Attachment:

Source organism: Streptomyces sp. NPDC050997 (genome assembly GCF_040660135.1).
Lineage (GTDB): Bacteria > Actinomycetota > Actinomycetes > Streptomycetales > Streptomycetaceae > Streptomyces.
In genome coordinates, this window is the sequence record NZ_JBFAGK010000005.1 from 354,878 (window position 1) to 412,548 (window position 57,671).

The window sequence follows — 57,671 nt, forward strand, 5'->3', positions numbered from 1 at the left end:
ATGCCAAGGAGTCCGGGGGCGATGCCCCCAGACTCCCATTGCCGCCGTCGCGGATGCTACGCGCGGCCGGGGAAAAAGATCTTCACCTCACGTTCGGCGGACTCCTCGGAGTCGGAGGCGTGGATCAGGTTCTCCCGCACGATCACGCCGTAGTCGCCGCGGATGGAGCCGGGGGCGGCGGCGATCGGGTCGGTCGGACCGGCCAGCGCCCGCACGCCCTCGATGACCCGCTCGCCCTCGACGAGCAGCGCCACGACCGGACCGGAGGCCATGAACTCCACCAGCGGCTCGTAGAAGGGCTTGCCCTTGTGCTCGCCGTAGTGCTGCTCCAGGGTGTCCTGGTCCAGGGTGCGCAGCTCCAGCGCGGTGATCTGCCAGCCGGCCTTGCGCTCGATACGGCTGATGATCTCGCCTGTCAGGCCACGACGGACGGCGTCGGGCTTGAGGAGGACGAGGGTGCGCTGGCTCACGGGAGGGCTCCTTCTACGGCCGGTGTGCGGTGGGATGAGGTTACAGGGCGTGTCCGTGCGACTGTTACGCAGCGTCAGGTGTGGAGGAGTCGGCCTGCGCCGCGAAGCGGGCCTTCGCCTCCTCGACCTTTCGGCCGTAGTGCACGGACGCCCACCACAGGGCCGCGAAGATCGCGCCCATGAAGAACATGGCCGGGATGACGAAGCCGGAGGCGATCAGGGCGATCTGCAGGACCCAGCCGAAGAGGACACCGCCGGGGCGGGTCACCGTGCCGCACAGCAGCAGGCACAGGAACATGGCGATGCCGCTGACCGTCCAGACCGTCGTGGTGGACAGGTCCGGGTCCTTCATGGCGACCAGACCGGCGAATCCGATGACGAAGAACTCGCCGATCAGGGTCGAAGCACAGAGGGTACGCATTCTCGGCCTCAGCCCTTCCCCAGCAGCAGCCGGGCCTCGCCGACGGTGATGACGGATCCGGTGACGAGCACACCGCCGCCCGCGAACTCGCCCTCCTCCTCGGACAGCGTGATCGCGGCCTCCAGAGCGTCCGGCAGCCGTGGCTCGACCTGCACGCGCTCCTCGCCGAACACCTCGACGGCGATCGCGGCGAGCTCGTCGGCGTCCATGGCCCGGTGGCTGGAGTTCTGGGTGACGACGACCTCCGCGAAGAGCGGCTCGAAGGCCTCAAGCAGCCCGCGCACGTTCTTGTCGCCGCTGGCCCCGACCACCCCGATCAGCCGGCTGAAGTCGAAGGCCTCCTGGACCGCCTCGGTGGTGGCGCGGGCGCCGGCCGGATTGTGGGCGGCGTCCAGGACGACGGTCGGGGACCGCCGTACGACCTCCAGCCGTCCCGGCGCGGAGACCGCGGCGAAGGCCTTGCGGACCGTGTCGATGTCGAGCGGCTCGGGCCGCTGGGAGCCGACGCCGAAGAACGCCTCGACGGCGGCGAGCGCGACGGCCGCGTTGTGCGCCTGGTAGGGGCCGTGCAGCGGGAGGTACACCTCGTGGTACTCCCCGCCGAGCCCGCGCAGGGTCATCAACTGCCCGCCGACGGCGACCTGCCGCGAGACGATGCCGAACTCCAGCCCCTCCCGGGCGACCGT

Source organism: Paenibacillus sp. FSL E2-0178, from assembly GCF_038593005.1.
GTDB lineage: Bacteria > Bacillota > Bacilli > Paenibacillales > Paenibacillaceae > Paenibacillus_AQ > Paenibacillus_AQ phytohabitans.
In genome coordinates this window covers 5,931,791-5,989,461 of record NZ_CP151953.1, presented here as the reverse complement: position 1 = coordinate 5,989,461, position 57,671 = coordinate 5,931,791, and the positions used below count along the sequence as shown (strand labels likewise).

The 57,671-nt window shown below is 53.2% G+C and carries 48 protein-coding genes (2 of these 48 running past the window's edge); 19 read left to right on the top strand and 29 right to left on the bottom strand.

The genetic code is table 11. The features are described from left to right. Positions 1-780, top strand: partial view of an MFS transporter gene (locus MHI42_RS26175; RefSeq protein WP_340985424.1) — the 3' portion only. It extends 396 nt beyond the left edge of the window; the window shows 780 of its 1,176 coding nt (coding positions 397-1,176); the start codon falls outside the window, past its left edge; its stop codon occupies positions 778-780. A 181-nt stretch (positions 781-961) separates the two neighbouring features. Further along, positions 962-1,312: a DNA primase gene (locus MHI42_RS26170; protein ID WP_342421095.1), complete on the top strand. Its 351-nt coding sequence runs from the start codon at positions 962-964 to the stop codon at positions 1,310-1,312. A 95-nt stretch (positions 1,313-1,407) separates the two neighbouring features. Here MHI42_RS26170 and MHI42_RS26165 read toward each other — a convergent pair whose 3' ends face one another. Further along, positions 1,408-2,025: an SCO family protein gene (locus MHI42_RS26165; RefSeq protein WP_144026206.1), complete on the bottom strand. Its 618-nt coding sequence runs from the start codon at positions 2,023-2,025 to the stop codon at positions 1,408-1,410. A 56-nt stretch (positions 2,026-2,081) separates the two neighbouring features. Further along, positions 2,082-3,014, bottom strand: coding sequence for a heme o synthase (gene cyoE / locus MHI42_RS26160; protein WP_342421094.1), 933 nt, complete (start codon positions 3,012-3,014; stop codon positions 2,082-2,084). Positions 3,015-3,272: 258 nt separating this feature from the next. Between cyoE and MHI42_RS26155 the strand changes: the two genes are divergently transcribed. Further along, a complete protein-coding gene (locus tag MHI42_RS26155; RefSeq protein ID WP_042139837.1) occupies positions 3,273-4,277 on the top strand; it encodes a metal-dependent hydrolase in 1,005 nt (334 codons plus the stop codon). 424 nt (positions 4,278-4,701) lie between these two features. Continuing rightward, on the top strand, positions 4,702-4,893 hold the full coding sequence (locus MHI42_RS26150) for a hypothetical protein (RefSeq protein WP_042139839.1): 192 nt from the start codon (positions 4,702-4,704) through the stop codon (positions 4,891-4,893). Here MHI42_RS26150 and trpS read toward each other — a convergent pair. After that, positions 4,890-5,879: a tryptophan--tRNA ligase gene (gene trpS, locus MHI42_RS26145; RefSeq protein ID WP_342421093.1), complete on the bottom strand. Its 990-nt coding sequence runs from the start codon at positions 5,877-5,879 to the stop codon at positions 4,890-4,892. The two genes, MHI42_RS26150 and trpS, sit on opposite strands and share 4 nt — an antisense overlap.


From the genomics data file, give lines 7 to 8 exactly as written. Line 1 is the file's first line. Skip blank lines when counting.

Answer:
GTDB lineage: Bacteria > Bacillota > Bacilli > Paenibacillales > Paenibacillaceae > Paenibacillus_AQ > Paenibacillus_AQ phytohabitans.
In genome coordinates this window covers 5,931,791-5,989,461 of record NZ_CP151953.1, presented here as the reverse complement: position 1 = coordinate 5,989,461, position 57,671 = coordinate 5,931,791, and the positions used below count along the sequence as shown (strand labels likewise).